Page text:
High-profile ransomware attacks signal it's time for change

On May 7, Baltimore fell victim to a devastating ransomware attack that’s now expected to cost the city $18 million. It's not the first city to be caught in the line of fire. Atlanta was another casualty of ransomware in March 2018; that cleanup has cost upwards of $17 million. These attacks show that the public sector is often unprepared to deal with these kinds of cyber threats. Now, more than ever, it’s necessary for government agencies to reassess their technologies and their ability to achieve IT resilience and protect taxpayers’ money.

Switching mindsets

According to IDC market research, global spending on security hardware, software and services will surpass $103 billion in 2019. That’s a 9.4% increase from the previous year. The research also found that the U.S. is dropping the most cash, tracking to spend $44.7 billion, with the manufacturing industry and the federal government accounting for 20% of it. While it’s encouraging to see that the U.S. is leading the charge in cybersecurity spending and taking cyber threats more seriously, there’s a core part of the equation that’s overlooked, and it’s often what leads to expensive cleanup costs.

Many organizations treat investments in proper data backup and disaster recovery technologies as an afterthought. It’s certainly important to implement technologies that can detect malicious malware, but cybercriminals are quite creative in designing new attacks to hold critical data hostage or to interrupt daily operations. With new methods cropping up every day, cyberattack prevention can only go so far. IT professionals, especially those in the highly targeted public sector, must operate with the mindset that they could soon fall victim to an attack. They must make the adequate investments in data storage and disaster recovery technologies, too.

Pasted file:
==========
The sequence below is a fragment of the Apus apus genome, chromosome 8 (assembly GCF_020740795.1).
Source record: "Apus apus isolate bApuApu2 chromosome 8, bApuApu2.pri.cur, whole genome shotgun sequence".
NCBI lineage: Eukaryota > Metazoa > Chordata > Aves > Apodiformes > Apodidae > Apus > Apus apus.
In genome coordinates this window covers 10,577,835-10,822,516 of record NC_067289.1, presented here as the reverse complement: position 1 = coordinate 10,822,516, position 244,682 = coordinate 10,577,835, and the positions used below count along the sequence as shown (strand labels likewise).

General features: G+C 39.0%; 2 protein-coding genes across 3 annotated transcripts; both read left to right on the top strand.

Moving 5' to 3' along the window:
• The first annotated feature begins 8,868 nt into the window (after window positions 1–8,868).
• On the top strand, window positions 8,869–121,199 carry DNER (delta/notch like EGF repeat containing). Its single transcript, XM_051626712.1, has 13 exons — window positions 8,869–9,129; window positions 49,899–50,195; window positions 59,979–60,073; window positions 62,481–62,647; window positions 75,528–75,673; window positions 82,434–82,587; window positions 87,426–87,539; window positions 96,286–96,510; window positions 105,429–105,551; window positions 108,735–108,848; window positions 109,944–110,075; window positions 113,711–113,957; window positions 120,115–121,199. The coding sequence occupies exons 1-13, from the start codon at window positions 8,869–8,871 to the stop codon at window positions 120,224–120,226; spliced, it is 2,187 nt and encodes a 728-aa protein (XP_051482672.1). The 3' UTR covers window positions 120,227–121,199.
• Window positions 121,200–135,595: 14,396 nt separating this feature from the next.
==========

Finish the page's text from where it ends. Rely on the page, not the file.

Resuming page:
Ensure redundancy with multiple recovery locations

One key element that’s often missed in cyber threat mitigation and disaster recovery planning is the need to ensure data redundancy with multiple recovery locations. There are two basic approaches IT managers can take to make sure they can recover their backups in case of a ransomware attack.

1. Enabling on-site and off-site recovery. A hybrid approach to data backup and disaster recovery can be an effective way of ensuring IT teams can recover data when a malicious actor takes it hostage. In addition to having a local copy on-premises, IT teams can back up data to a public or private cloud. It’s also important they pay special attention to the IT architecture so backups are not infected by the original attack. Backups can be protected by having them on a separate domain and always turning encryption on.

Organization that opt for a hybrid model must closely read the terms and conditions of different subscriptions, as many public cloud services often charge fees for moving, accessing or restoring data. Being unaware of these fees can easily blow IT budgets out of the water, so it’s important agencies  strategically tier data in terms of criticality to determine what should be stored where for swift recovery.